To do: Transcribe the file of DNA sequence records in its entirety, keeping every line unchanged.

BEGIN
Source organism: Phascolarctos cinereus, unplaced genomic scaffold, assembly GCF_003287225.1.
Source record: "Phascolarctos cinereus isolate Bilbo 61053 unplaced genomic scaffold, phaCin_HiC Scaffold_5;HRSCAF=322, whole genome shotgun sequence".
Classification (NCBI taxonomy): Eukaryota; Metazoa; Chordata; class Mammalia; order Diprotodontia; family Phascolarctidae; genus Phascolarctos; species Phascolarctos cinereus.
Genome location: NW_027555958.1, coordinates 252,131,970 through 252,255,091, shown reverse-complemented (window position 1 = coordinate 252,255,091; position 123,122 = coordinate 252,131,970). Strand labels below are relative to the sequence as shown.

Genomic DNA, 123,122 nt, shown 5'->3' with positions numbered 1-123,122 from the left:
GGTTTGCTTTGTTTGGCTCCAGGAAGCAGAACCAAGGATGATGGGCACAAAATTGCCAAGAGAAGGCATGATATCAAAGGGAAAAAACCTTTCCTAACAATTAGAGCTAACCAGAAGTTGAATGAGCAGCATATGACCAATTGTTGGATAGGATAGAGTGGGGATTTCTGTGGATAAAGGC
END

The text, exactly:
Source organism: Phascolarctos cinereus, unplaced genomic scaffold, assembly GCF_003287225.1.
Source record: "Phascolarctos cinereus isolate Bilbo 61053 unplaced genomic scaffold, phaCin_HiC Scaffold_5;HRSCAF=322, whole genome shotgun sequence".
Classification (NCBI taxonomy): Eukaryota; Metazoa; Chordata; class Mammalia; order Diprotodontia; family Phascolarctidae; genus Phascolarctos; species Phascolarctos cinereus.
Genome location: NW_027555958.1, coordinates 252,131,970 through 252,255,091, shown reverse-complemented (window position 1 = coordinate 252,255,091; position 123,122 = coordinate 252,131,970). Strand labels below are relative to the sequence as shown.

Genomic DNA, 123,122 nt, shown 5'->3' with positions numbered 1-123,122 from the left:
GGTTTGCTTTGTTTGGCTCCAGGAAGCAGAACCAAGGATGATGGGCACAAAATTGCCAAGAGAAGGCATGATATCAAAGGGAAAAAACCTTTCCTAACAATTAGAGCTAACCAGAAGTTGAATGAGCAGCATATGACCAATTGTTGGATAGGATAGAGTGGGGATTTCTGTGGATAAAGGC